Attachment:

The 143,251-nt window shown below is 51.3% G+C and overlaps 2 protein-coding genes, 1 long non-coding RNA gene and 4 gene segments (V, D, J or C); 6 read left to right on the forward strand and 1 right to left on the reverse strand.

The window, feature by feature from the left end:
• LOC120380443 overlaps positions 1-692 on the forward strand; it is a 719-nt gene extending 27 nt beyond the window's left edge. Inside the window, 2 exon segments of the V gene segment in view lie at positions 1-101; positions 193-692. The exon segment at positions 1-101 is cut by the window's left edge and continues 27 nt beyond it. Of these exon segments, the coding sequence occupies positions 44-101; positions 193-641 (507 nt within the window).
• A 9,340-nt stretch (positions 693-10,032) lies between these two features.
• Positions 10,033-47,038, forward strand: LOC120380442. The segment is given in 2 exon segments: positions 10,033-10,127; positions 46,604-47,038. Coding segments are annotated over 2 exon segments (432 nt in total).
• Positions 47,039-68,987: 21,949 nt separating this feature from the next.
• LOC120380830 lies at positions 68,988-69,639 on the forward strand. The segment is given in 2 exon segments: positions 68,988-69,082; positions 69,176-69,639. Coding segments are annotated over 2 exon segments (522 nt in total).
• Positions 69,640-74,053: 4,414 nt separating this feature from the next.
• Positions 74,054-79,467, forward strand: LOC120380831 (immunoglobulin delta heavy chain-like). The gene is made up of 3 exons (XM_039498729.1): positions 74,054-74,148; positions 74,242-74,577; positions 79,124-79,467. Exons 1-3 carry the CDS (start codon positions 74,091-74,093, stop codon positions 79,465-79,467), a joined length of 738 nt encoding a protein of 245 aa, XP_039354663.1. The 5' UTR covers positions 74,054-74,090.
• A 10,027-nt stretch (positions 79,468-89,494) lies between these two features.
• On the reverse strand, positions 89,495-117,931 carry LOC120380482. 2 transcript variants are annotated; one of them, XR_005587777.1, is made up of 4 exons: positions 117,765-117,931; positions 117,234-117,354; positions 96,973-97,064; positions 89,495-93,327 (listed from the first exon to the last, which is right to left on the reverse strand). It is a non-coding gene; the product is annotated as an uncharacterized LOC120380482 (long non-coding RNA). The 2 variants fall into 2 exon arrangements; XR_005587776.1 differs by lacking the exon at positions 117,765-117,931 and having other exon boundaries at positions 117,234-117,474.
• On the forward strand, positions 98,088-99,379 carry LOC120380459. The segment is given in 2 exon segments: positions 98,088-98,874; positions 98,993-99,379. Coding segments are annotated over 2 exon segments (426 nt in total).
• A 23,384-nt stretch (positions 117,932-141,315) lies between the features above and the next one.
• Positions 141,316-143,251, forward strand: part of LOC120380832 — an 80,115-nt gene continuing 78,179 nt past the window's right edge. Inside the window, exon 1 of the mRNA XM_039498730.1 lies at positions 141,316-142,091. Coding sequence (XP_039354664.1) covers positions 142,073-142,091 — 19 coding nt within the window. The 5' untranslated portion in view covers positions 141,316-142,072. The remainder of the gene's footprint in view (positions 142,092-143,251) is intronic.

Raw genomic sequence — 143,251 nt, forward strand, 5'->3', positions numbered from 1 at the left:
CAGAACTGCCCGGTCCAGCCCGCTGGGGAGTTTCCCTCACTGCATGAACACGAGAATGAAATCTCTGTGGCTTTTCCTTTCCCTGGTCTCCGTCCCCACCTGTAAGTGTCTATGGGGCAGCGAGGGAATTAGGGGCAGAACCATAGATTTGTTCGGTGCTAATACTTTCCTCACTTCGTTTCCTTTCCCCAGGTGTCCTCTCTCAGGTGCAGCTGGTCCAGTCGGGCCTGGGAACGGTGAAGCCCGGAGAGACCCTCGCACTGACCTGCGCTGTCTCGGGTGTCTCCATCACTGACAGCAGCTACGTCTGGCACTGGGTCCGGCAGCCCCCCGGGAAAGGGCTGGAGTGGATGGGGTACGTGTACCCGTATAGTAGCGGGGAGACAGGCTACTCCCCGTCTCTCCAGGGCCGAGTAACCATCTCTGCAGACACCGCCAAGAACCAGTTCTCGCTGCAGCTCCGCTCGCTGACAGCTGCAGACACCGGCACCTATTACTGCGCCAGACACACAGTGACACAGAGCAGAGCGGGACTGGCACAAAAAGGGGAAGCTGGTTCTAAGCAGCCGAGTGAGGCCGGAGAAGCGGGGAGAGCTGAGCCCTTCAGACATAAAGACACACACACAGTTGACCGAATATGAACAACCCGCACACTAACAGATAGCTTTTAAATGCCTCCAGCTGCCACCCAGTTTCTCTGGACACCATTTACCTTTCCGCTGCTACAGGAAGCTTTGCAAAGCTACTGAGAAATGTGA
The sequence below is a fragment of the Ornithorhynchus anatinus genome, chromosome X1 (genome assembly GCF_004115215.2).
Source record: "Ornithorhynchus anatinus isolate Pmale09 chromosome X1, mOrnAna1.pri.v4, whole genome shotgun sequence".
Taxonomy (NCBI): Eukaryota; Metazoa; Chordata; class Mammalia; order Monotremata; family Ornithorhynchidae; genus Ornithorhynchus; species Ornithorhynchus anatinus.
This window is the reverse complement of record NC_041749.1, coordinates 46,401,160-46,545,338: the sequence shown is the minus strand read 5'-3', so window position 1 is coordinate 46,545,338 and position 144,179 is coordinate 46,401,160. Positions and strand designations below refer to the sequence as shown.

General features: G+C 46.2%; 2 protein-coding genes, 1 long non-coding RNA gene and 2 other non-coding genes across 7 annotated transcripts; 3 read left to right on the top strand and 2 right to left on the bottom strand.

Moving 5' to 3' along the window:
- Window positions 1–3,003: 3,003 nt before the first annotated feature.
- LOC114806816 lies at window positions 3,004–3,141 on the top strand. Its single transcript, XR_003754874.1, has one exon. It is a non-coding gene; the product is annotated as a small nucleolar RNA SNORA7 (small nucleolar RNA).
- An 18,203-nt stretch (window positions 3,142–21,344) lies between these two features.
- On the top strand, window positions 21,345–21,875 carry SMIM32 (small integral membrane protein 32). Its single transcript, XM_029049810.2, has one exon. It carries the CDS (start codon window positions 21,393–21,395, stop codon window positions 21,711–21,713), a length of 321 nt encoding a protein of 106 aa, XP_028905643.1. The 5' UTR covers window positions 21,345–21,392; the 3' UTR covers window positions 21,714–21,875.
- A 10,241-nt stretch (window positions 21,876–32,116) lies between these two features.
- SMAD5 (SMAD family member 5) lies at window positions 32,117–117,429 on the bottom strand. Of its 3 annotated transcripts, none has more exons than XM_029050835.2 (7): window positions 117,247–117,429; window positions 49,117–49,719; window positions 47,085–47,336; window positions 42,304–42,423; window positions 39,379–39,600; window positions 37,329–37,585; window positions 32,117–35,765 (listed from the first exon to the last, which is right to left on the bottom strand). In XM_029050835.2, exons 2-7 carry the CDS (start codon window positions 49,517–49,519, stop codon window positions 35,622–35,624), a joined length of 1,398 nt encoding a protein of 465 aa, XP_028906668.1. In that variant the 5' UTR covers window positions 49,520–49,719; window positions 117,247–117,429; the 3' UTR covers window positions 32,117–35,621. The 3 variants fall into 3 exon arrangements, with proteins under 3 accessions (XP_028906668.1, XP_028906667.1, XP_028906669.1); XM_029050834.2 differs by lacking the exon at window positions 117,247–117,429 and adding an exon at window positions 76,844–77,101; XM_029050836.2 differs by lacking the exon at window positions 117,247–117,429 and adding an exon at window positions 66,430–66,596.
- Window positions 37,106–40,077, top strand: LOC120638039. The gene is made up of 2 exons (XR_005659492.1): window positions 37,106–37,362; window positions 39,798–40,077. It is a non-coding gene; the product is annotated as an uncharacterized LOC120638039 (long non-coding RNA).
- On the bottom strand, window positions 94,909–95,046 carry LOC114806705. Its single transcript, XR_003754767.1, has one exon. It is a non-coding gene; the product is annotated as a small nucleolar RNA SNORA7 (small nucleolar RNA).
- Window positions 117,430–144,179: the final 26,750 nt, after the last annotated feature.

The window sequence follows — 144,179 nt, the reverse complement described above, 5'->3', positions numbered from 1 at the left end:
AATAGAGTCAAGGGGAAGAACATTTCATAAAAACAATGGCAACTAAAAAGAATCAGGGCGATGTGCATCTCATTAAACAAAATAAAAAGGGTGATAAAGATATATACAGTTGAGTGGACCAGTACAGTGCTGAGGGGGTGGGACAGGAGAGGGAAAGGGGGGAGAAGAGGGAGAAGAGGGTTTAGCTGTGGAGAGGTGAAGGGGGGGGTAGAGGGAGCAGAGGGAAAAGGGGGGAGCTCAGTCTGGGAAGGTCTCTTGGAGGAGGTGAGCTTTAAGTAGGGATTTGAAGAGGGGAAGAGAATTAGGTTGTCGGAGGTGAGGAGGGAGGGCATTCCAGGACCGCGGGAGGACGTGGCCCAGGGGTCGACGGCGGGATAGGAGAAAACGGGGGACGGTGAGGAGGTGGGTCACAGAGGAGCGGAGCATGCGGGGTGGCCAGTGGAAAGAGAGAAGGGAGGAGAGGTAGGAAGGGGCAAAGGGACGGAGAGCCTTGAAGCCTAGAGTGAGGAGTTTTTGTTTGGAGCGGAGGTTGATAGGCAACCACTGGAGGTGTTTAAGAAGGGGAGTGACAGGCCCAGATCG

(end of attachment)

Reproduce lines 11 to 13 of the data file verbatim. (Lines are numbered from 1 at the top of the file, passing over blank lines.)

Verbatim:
• On the reverse strand, positions 89,495-117,931 carry LOC120380482. 2 transcript variants are annotated; one of them, XR_005587777.1, is made up of 4 exons: positions 117,765-117,931; positions 117,234-117,354; positions 96,973-97,064; positions 89,495-93,327 (listed from the first exon to the last, which is right to left on the reverse strand). It is a non-coding gene; the product is annotated as an uncharacterized LOC120380482 (long non-coding RNA). The 2 variants fall into 2 exon arrangements; XR_005587776.1 differs by lacking the exon at positions 117,765-117,931 and having other exon boundaries at positions 117,234-117,474.
• On the forward strand, positions 98,088-99,379 carry LOC120380459. The segment is given in 2 exon segments: positions 98,088-98,874; positions 98,993-99,379. Coding segments are annotated over 2 exon segments (426 nt in total).
• A 23,384-nt stretch (positions 117,932-141,315) lies between the features above and the next one.